As U.S. President Donald Trump prepares to host Israeli leaders in Washington to reveal details of his long-delayed Middle East peace plan , Palestinians warned on Fri­day that no deal could work with­out them on board.

Trump invited Israeli Prime Minister Benjamin Netanyahu and his chief rival centrist former general Benny Gantz to the White House next week, saying he would unveil the plan before his Tuesday meeting with Netanyahu.

But Nabil Abu Rudeineh, spokesman for Palestinian Presi­dent Mahmoud Abbas, said there had been no communication with the Trump administration, and that no peace deal could be im­plemented without “the approval of the Palestinian people and the Palestinian leadership”.

“This is the only way if they are serious, if they are looking for sta­bility in the whole region,”

Israeli-Palestinian peace talks collapsed in 2014 and Palestinians have called Trump’s proposal dead in the water, even before its publi­cation, citing what they see as his pro-Israel policies.

The Palestinians have boycot­ted political dealings with the Trump administration since it reversed decades of U.S. policy on the conflict, splintering the international consensus.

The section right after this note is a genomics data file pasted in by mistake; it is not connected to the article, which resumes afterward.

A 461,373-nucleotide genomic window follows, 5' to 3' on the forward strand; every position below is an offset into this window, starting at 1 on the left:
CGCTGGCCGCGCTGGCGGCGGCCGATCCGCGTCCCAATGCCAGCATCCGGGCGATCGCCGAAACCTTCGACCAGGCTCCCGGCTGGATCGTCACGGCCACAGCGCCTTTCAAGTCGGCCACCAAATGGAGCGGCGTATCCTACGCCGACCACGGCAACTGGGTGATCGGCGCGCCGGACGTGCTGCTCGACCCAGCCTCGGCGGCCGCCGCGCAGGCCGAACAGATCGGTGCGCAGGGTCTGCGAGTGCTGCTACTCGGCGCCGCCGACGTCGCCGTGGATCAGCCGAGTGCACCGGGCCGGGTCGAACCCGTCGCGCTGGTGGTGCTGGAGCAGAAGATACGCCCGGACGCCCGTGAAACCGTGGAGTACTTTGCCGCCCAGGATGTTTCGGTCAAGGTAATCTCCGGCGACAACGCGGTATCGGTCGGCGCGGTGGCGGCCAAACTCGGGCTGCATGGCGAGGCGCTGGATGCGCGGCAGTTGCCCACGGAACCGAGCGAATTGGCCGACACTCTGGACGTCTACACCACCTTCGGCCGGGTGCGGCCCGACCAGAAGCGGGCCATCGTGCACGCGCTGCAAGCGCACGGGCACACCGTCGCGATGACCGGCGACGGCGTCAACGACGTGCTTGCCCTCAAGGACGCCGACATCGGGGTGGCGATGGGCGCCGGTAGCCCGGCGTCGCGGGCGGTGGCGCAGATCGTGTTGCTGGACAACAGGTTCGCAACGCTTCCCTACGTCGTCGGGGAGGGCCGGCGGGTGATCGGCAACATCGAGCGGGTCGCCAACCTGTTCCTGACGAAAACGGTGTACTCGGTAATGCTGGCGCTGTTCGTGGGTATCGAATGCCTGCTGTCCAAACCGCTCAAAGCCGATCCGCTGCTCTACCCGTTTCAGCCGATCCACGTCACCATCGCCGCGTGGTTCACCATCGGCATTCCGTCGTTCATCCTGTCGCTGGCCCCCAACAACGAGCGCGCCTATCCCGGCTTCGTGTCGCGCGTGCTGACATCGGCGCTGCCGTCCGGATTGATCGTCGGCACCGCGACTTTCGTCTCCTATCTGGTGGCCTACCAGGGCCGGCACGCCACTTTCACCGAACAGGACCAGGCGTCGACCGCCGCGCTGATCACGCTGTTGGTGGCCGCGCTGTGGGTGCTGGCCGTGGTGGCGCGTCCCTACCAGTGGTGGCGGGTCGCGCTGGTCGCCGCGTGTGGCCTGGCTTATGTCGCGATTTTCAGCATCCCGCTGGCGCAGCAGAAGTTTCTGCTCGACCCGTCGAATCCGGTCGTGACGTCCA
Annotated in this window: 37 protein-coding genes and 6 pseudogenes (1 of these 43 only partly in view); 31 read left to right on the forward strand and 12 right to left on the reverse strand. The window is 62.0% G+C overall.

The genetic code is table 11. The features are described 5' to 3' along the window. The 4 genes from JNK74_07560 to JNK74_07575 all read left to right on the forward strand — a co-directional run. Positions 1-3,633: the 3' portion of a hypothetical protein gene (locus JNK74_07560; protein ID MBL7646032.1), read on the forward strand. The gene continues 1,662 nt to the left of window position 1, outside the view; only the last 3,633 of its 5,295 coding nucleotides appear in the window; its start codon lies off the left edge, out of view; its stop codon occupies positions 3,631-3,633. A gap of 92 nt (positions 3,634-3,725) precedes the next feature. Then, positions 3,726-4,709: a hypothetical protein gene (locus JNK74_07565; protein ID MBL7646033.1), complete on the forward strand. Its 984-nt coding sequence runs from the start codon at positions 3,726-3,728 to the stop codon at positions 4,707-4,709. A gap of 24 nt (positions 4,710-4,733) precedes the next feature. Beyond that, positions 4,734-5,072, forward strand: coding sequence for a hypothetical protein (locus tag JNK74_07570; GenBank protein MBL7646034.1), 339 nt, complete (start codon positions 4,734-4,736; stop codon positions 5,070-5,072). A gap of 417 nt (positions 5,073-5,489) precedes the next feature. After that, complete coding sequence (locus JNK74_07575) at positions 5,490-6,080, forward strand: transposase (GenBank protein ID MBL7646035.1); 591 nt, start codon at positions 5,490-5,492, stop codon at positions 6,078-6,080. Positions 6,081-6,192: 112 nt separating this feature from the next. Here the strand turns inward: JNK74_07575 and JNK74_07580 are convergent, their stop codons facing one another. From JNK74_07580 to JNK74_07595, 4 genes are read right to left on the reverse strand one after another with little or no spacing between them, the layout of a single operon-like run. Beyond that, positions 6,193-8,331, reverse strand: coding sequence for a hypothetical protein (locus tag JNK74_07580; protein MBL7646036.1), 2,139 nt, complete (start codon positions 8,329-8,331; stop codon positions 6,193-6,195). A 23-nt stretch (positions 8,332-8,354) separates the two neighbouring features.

It has refused to endorse the two-state solution - the long­time international peace formu­la that envisages a Palestinian state established in territory that Israel captured in the 1967 Middle East war.

The Trump administration also recognized Jerusalem as Israel’s capital and moved its embassy there, and announced that Wash­ington no longer views Israeli settlements on occupied West Bank land as “inconsistent with international law”.

Palestinians and most of the international community see the settlements as illegal under the 1949 Geneva Conventions that bar populating land captured in war. Israel disputes this, citing historical, biblical and political connections to the land, as well as security needs.

Palestinians obtained limited self-rule in parts of the West Bank under mid-1990s interim peace accords. They now seek East Je­rusalem as the capital of a future state comprising the West Bank and Gaza Strip. Israel withdrew from tiny Gaza in 2005.

Trump, speaking to report­ers on his flight home from the World Economic Forum in Da­vos, acknowledged Palestinians might react negatively to his plan at first but that “it’s actually very positive for them”.

“It’s a great plan. It’s a plan that really would work.”

“I think the president is seeking to give Israel the peace and secu­rity that it deserves,” Netanyahu said on Thursday,

CLASHING PERSPECTIVES

The political aspects of Trump’s peace initiative have been kept under wraps. Only the economic proposals have been unveiled, anchored by a $50 billion regional develop­ment plan - which Palestinians spurned as it did not address an end to Israeli occupation.